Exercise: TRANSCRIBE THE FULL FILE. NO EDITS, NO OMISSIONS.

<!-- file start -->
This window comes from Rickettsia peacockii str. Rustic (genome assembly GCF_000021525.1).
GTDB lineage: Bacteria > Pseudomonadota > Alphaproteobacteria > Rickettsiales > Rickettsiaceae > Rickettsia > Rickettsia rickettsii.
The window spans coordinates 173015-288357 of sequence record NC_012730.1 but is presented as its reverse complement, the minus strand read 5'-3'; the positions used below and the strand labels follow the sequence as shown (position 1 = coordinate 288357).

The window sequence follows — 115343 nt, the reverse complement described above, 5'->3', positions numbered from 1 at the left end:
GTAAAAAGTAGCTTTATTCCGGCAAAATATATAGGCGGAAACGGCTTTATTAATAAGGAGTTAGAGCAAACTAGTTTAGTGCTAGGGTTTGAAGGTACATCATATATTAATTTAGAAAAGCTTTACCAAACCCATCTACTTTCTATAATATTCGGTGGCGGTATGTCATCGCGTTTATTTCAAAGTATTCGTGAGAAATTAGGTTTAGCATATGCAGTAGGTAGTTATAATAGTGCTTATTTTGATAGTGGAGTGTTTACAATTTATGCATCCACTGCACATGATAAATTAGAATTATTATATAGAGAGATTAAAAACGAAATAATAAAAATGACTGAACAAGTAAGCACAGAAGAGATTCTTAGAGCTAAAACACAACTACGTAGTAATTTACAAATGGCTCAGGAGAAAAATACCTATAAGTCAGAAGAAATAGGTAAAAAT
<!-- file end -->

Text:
This window comes from Rickettsia peacockii str. Rustic (genome assembly GCF_000021525.1).
GTDB lineage: Bacteria > Pseudomonadota > Alphaproteobacteria > Rickettsiales > Rickettsiaceae > Rickettsia > Rickettsia rickettsii.
The window spans coordinates 173015-288357 of sequence record NC_012730.1 but is presented as its reverse complement, the minus strand read 5'-3'; the positions used below and the strand labels follow the sequence as shown (position 1 = coordinate 288357).

The window sequence follows — 115343 nt, the reverse complement described above, 5'->3', positions numbered from 1 at the left end:
GTAAAAAGTAGCTTTATTCCGGCAAAATATATAGGCGGAAACGGCTTTATTAATAAGGAGTTAGAGCAAACTAGTTTAGTGCTAGGGTTTGAAGGTACATCATATATTAATTTAGAAAAGCTTTACCAAACCCATCTACTTTCTATAATATTCGGTGGCGGTATGTCATCGCGTTTATTTCAAAGTATTCGTGAGAAATTAGGTTTAGCATATGCAGTAGGTAGTTATAATAGTGCTTATTTTGATAGTGGAGTGTTTACAATTTATGCATCCACTGCACATGATAAATTAGAATTATTATATAGAGAGATTAAAAACGAAATAATAAAAATGACTGAACAAGTAAGCACAGAAGAGATTCTTAGAGCTAAAACACAACTACGTAGTAATTTACAAATGGCTCAGGAGAAAAATACCTATAAGTCAGAAGAAATAGGTAAAAAT